Determine Priority Grades
Leverage your chronic absence data to decide whether to focus on one or more elementary grades for the entire district, or let elementary school leadership determine where to start the program based upon their own data and strengths. Consider a review of your data, your available assets, and the target population to make a decision that fits your community.
Start by reviewing your district’s data. Examine the percent and number of students who are chronically absent by grade, as well as across all schools. Typically, elementary chronic absence is highest in kindergarten and then it gets better in the upper elementary grades. Districts that monitor attendance in preschool often produce numbers that show chronic absence is even higher in these early years. And within the same district, chronic absence usually can vary significantly across schools. This chart produced by our District Attendance Tracking Tool shows how chronic absence can vary significantly across schools. A close look at these variations can help to identify schools struggling with poor attendance as well as bright spots, or schools with lower levels of chronic absence despite high levels of poverty, that are already taking steps to improve attendance. The data by grade can help you determine if your district should focus on particular grades, while the data by school can reveal if a particular cluster of schools within the district might need more support in addressing chronic absence. Sometimes, especially in smaller districts, a review of the data could reveal that the total number of chronically absent students across all elementary grades is relatively modest. If this is the case, the district might decide to target all elementary grades. Keep in mind that your district can share aggregate data on chronic absence by school and by grade with community partners and stakeholders whom you wish to engage in these discussions without worrying about confidentiality. The data can be shared as long at it is not possible to determine an individual student’s identity from the information.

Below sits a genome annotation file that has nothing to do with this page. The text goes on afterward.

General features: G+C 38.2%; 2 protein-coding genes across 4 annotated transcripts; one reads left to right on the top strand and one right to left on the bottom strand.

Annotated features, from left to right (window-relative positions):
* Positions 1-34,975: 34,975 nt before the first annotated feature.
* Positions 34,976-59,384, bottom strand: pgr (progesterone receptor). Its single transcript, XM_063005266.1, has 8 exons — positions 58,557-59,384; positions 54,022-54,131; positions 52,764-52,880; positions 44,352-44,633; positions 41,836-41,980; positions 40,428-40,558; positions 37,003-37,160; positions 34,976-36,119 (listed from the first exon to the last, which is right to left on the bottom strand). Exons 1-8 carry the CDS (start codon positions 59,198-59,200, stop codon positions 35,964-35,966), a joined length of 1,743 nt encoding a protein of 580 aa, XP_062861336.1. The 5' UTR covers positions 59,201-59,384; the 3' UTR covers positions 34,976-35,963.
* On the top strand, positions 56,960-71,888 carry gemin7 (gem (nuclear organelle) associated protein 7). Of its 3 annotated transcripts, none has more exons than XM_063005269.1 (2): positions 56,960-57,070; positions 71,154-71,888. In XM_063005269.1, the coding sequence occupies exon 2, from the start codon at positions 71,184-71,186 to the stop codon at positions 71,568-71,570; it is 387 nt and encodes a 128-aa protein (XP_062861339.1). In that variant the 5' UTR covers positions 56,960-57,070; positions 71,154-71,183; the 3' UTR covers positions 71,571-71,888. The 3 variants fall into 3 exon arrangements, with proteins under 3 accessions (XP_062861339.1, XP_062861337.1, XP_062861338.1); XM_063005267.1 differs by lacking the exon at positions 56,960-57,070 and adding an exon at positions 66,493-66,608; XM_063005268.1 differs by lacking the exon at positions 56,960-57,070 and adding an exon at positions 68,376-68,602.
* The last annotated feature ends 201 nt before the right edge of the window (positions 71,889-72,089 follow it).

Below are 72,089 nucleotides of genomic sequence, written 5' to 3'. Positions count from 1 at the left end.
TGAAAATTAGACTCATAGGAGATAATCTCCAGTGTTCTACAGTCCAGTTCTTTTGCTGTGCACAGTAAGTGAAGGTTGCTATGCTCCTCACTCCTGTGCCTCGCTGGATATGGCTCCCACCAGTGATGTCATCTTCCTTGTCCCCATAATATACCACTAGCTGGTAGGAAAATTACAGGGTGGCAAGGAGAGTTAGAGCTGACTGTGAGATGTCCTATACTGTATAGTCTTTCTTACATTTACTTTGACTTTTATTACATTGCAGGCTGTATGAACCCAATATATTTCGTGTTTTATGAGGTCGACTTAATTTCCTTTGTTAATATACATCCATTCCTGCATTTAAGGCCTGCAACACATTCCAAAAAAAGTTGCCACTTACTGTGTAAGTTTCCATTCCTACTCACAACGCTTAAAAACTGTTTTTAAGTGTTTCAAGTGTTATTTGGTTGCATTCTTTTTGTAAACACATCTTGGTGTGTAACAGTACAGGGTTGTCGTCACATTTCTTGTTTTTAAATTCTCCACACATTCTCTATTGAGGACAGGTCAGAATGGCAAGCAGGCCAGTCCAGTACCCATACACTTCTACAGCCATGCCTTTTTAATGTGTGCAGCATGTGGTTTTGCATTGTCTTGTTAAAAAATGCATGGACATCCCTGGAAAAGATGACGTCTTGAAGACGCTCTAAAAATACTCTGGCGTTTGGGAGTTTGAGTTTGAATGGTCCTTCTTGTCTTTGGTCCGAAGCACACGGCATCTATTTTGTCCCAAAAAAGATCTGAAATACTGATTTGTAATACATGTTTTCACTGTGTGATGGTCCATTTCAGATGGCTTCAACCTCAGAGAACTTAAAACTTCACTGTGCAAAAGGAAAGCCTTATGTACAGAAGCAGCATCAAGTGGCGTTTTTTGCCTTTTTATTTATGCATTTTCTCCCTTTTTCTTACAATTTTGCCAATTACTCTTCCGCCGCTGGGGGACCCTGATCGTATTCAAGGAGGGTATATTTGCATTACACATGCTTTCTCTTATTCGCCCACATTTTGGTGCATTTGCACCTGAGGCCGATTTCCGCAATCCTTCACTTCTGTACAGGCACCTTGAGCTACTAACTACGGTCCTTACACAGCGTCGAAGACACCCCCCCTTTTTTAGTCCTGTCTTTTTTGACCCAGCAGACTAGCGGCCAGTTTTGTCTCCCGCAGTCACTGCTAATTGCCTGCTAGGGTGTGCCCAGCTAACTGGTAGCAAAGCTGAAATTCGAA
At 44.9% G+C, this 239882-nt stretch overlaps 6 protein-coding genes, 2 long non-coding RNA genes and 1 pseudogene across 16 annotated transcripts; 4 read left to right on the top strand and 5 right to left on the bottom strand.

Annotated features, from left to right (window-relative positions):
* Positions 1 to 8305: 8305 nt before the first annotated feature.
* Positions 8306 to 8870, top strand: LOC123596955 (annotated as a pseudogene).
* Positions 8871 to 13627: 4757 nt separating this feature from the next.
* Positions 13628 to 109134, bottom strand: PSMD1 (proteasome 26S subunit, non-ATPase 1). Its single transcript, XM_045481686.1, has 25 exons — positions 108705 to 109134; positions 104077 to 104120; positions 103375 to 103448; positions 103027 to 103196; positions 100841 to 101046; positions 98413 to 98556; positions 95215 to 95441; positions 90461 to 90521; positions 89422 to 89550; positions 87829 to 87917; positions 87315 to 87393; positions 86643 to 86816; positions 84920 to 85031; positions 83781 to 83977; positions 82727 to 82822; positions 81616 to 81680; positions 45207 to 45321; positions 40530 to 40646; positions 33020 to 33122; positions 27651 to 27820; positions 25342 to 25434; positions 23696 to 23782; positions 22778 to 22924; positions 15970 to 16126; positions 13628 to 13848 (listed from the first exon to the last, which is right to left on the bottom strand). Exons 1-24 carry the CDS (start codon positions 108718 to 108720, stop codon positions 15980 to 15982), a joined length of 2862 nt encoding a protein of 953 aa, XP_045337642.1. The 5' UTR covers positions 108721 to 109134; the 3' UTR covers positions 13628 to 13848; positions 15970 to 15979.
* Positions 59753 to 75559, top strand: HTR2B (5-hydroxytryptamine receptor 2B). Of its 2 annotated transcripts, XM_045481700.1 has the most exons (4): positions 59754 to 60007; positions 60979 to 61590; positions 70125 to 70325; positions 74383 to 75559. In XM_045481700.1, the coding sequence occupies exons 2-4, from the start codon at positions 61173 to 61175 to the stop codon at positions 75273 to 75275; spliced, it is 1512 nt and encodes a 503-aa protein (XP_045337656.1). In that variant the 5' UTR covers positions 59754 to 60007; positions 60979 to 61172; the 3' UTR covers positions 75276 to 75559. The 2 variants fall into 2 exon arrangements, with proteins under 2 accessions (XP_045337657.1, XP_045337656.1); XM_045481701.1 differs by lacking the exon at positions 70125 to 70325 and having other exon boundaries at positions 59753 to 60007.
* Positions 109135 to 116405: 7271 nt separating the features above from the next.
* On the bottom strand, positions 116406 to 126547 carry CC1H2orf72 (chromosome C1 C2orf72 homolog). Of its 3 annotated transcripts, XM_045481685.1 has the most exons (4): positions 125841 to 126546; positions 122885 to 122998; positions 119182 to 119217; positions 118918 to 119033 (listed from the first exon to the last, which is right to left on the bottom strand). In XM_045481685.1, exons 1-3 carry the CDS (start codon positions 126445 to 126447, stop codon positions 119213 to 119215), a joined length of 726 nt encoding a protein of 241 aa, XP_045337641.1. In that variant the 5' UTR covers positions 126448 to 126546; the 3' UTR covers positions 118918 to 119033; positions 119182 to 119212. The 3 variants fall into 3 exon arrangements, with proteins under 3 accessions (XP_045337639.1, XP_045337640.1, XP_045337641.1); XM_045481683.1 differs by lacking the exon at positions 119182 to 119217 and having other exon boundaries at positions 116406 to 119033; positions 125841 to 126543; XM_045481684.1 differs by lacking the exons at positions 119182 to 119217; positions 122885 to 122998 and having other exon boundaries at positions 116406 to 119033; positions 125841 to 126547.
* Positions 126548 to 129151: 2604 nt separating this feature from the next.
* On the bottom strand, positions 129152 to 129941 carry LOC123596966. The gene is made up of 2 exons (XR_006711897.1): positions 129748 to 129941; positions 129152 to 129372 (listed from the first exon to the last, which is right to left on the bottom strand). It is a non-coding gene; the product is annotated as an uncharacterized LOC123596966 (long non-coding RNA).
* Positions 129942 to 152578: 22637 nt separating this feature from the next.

Reflect upon the currently available or anticipated resources needed to tackle the work. A key element of sustainability is making sure that you are leveraging available resources to help support implementation. Perhaps your district can leverage an existing initiative – such as a kindergarten readiness program, or elementary version of Positive Behavior Intervention and Supports (PBIS), a tiered approach to improving student behavior –that can offer a perfect opportunity to launch the work. If the district data shows that a particular neighborhood is struggling with high levels of chronic absence, perhaps the work can be aligned with existing community resources targeting the same geographic area, such as a community schools or neighborhood revitalization effort.
Consider choosing a target population based on need, the number of students who would be served and available community resources. By selecting a particular grade, such as kindergarten or first, districts can tailor the program’s resources and materials to meet the needs and academic abilities of the children in that grade. If your district has a strong history of local control, it may make more sense to provide participating schools with the authority to decide where to start the program.
Mentoring: Elementary Success Mentors Toolkit
- Mentoring: Elementary Success Mentors Introduction
- What is the Elementary Success Mentor Strategy?
- How Do We Get Started?
- What Does an Elementary Success Mentor Do?
- What Support is Needed from Schools?
- What Support is Needed from the District?
- How Do We Recruit, Screen, Train, Match and Support Success Mentors?
- Additional Resources